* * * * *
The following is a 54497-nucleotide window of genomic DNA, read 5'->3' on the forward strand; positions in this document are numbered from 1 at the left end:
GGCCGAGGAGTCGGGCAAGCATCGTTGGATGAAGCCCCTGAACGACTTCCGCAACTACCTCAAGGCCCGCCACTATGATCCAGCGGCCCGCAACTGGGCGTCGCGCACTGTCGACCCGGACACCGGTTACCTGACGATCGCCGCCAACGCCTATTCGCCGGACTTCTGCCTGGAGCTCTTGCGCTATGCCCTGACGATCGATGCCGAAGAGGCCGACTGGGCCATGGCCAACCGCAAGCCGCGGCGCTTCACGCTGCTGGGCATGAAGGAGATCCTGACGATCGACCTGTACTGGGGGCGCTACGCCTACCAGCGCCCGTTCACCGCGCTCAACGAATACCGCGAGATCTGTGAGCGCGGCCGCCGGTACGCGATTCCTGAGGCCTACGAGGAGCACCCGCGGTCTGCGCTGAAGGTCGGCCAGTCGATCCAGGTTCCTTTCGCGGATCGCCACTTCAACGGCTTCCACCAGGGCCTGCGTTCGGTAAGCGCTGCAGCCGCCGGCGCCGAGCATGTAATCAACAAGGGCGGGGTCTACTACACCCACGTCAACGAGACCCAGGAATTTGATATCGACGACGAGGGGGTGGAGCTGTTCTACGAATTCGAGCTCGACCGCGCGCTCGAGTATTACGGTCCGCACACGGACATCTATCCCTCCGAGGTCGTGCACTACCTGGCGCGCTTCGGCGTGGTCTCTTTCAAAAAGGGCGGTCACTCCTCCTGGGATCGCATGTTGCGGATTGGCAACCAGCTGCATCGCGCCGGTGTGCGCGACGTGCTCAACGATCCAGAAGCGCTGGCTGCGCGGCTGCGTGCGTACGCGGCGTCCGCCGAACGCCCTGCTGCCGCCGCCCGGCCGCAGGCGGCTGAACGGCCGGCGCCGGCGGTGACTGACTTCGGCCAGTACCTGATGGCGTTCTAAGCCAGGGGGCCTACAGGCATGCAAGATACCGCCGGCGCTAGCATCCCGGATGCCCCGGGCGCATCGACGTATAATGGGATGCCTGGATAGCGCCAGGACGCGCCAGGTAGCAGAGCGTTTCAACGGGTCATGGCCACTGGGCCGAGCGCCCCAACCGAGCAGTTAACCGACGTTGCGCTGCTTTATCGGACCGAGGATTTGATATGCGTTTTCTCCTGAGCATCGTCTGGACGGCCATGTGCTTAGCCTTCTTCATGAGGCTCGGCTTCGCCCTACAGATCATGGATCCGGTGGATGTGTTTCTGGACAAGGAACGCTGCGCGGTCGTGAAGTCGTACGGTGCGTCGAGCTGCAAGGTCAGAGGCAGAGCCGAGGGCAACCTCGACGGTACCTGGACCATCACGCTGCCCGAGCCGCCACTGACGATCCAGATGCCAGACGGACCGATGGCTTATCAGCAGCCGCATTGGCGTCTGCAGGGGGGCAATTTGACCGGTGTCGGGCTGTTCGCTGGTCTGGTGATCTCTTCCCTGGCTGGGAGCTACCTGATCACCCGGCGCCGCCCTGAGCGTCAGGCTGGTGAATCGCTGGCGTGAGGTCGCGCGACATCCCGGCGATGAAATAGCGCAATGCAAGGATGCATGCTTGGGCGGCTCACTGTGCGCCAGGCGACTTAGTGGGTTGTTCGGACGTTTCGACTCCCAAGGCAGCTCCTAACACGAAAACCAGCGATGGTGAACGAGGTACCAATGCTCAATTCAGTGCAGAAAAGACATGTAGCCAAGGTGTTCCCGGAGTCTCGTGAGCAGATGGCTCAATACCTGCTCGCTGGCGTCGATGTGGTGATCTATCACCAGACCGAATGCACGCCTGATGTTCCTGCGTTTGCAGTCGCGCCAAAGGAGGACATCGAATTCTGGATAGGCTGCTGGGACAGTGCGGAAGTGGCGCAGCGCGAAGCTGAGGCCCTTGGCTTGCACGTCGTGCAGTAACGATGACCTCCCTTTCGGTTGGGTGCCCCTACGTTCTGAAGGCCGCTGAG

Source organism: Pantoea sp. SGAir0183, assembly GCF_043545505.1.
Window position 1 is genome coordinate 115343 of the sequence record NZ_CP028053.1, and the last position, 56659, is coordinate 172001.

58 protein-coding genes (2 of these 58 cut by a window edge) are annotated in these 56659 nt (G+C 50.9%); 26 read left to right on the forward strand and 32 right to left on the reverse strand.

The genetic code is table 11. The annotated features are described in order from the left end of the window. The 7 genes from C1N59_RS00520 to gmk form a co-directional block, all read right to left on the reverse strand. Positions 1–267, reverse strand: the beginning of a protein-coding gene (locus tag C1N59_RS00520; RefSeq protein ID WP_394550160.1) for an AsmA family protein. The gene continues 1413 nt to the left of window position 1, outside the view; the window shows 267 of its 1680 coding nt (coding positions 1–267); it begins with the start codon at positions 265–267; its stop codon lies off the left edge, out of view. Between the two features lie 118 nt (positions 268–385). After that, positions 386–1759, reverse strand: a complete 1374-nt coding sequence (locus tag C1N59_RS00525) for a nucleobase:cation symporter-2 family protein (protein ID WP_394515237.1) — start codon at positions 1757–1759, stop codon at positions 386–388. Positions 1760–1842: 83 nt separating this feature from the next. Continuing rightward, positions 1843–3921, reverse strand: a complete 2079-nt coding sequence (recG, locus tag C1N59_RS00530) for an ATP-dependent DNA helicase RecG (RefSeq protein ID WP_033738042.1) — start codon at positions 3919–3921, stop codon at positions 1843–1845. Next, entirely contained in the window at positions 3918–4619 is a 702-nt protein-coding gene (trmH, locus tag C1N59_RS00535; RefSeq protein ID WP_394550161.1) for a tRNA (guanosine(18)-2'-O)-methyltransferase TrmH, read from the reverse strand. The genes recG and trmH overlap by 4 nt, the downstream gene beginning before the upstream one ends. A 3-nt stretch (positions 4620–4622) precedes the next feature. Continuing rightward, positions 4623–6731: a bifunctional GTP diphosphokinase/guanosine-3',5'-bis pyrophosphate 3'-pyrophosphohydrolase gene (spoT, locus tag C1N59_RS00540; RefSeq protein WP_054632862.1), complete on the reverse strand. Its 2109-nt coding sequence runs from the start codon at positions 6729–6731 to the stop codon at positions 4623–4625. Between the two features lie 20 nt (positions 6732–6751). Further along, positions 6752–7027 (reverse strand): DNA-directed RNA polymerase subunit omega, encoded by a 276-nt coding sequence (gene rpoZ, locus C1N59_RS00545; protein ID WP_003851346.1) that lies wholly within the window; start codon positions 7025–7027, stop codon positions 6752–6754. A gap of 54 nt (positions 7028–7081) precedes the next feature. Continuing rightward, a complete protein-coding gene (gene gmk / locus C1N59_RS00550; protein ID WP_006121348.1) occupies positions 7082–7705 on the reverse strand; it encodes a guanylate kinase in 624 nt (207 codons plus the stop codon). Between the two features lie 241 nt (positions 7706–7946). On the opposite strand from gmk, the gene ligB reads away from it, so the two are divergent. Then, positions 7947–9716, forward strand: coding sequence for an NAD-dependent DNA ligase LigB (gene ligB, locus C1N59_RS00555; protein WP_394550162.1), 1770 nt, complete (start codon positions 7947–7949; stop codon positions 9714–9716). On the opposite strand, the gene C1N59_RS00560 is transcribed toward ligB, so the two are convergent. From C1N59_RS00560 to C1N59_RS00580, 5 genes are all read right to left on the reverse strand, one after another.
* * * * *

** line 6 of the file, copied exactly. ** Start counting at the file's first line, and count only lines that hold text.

The genetic code is table 11. The annotated features are described in order from the left end of the window. The 7 genes from C1N59_RS00520 to gmk form a co-directional block, all read right to left on the reverse strand. Positions 1–267, reverse strand: the beginning of a protein-coding gene (locus tag C1N59_RS00520; RefSeq protein ID WP_394550160.1) for an AsmA family protein. The gene continues 1413 nt to the left of window position 1, outside the view; the window shows 267 of its 1680 coding nt (coding positions 1–267); it begins with the start codon at positions 265–267; its stop codon lies off the left edge, out of view. Between the two features lie 118 nt (positions 268–385). After that, positions 386–1759, reverse strand: a complete 1374-nt coding sequence (locus tag C1N59_RS00525) for a nucleobase:cation symporter-2 family protein (protein ID WP_394515237.1) — start codon at positions 1757–1759, stop codon at positions 386–388. Positions 1760–1842: 83 nt separating this feature from the next. Continuing rightward, positions 1843–3921, reverse strand: a complete 2079-nt coding sequence (recG, locus tag C1N59_RS00530) for an ATP-dependent DNA helicase RecG (RefSeq protein ID WP_033738042.1) — start codon at positions 3919–3921, stop codon at positions 1843–1845. Next, entirely contained in the window at positions 3918–4619 is a 702-nt protein-coding gene (trmH, locus tag C1N59_RS00535; RefSeq protein ID WP_394550161.1) for a tRNA (guanosine(18)-2'-O)-methyltransferase TrmH, read from the reverse strand. The genes recG and trmH overlap by 4 nt, the downstream gene beginning before the upstream one ends. A 3-nt stretch (positions 4620–4622) precedes the next feature. Continuing rightward, positions 4623–6731: a bifunctional GTP diphosphokinase/guanosine-3',5'-bis pyrophosphate 3'-pyrophosphohydrolase gene (spoT, locus tag C1N59_RS00540; RefSeq protein WP_054632862.1), complete on the reverse strand. Its 2109-nt coding sequence runs from the start codon at positions 6729–6731 to the stop codon at positions 4623–4625. Between the two features lie 20 nt (positions 6732–6751). Further along, positions 6752–7027 (reverse strand): DNA-directed RNA polymerase subunit omega, encoded by a 276-nt coding sequence (gene rpoZ, locus C1N59_RS00545; protein ID WP_003851346.1) that lies wholly within the window; start codon positions 7025–7027, stop codon positions 6752–6754. A gap of 54 nt (positions 7028–7081) precedes the next feature. Continuing rightward, a complete protein-coding gene (gene gmk / locus C1N59_RS00550; protein ID WP_006121348.1) occupies positions 7082–7705 on the reverse strand; it encodes a guanylate kinase in 624 nt (207 codons plus the stop codon). Between the two features lie 241 nt (positions 7706–7946). On the opposite strand from gmk, the gene ligB reads away from it, so the two are divergent. Then, positions 7947–9716, forward strand: coding sequence for an NAD-dependent DNA ligase LigB (gene ligB, locus C1N59_RS00555; protein WP_394550162.1), 1770 nt, complete (start codon positions 7947–7949; stop codon positions 9714–9716). On the opposite strand, the gene C1N59_RS00560 is transcribed toward ligB, so the two are convergent. From C1N59_RS00560 to C1N59_RS00580, 5 genes are all read right to left on the reverse strand, one after another.